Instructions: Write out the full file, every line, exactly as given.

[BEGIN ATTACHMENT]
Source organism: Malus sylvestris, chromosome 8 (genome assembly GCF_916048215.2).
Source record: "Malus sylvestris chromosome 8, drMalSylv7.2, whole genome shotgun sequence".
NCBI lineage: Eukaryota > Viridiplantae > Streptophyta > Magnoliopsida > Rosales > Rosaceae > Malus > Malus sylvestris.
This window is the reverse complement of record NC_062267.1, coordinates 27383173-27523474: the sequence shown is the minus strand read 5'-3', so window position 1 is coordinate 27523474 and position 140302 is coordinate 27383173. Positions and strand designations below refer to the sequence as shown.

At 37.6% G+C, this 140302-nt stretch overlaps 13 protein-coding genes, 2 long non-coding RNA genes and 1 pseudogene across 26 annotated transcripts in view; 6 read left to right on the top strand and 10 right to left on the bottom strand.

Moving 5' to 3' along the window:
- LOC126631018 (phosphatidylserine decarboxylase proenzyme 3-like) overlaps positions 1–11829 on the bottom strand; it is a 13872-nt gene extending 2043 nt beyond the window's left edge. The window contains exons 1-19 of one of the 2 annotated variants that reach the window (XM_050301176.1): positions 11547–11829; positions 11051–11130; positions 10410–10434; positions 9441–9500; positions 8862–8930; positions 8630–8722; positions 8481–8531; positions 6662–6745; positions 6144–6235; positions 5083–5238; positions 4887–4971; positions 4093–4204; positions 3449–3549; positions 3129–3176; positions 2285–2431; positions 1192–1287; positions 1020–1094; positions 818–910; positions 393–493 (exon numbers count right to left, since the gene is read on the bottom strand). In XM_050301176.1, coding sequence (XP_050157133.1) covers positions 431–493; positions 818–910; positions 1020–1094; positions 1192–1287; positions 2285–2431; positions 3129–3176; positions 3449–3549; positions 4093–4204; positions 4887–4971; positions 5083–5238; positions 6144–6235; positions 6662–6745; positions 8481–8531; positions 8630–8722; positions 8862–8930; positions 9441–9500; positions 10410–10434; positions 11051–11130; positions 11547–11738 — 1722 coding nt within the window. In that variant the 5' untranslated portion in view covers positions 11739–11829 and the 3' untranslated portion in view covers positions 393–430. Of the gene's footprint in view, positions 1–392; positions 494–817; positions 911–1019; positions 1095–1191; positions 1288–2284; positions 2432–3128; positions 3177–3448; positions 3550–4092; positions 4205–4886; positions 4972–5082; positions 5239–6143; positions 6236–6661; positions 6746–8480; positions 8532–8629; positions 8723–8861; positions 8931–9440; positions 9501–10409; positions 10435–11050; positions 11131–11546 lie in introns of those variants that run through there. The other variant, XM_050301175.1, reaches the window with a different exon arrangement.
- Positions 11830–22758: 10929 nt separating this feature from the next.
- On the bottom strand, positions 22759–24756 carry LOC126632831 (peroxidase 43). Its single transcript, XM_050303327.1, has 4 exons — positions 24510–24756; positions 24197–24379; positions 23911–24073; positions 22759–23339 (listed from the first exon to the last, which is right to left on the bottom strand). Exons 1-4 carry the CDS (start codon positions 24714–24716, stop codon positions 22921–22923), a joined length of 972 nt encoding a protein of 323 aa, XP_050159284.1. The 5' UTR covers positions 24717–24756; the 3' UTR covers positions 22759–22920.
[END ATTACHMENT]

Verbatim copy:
Source organism: Malus sylvestris, chromosome 8 (genome assembly GCF_916048215.2).
Source record: "Malus sylvestris chromosome 8, drMalSylv7.2, whole genome shotgun sequence".
NCBI lineage: Eukaryota > Viridiplantae > Streptophyta > Magnoliopsida > Rosales > Rosaceae > Malus > Malus sylvestris.
This window is the reverse complement of record NC_062267.1, coordinates 27383173-27523474: the sequence shown is the minus strand read 5'-3', so window position 1 is coordinate 27523474 and position 140302 is coordinate 27383173. Positions and strand designations below refer to the sequence as shown.

At 37.6% G+C, this 140302-nt stretch overlaps 13 protein-coding genes, 2 long non-coding RNA genes and 1 pseudogene across 26 annotated transcripts in view; 6 read left to right on the top strand and 10 right to left on the bottom strand.

Moving 5' to 3' along the window:
- LOC126631018 (phosphatidylserine decarboxylase proenzyme 3-like) overlaps positions 1–11829 on the bottom strand; it is a 13872-nt gene extending 2043 nt beyond the window's left edge. The window contains exons 1-19 of one of the 2 annotated variants that reach the window (XM_050301176.1): positions 11547–11829; positions 11051–11130; positions 10410–10434; positions 9441–9500; positions 8862–8930; positions 8630–8722; positions 8481–8531; positions 6662–6745; positions 6144–6235; positions 5083–5238; positions 4887–4971; positions 4093–4204; positions 3449–3549; positions 3129–3176; positions 2285–2431; positions 1192–1287; positions 1020–1094; positions 818–910; positions 393–493 (exon numbers count right to left, since the gene is read on the bottom strand). In XM_050301176.1, coding sequence (XP_050157133.1) covers positions 431–493; positions 818–910; positions 1020–1094; positions 1192–1287; positions 2285–2431; positions 3129–3176; positions 3449–3549; positions 4093–4204; positions 4887–4971; positions 5083–5238; positions 6144–6235; positions 6662–6745; positions 8481–8531; positions 8630–8722; positions 8862–8930; positions 9441–9500; positions 10410–10434; positions 11051–11130; positions 11547–11738 — 1722 coding nt within the window. In that variant the 5' untranslated portion in view covers positions 11739–11829 and the 3' untranslated portion in view covers positions 393–430. Of the gene's footprint in view, positions 1–392; positions 494–817; positions 911–1019; positions 1095–1191; positions 1288–2284; positions 2432–3128; positions 3177–3448; positions 3550–4092; positions 4205–4886; positions 4972–5082; positions 5239–6143; positions 6236–6661; positions 6746–8480; positions 8532–8629; positions 8723–8861; positions 8931–9440; positions 9501–10409; positions 10435–11050; positions 11131–11546 lie in introns of those variants that run through there. The other variant, XM_050301175.1, reaches the window with a different exon arrangement.
- Positions 11830–22758: 10929 nt separating this feature from the next.
- On the bottom strand, positions 22759–24756 carry LOC126632831 (peroxidase 43). Its single transcript, XM_050303327.1, has 4 exons — positions 24510–24756; positions 24197–24379; positions 23911–24073; positions 22759–23339 (listed from the first exon to the last, which is right to left on the bottom strand). Exons 1-4 carry the CDS (start codon positions 24714–24716, stop codon positions 22921–22923), a joined length of 972 nt encoding a protein of 323 aa, XP_050159284.1. The 5' UTR covers positions 24717–24756; the 3' UTR covers positions 22759–22920.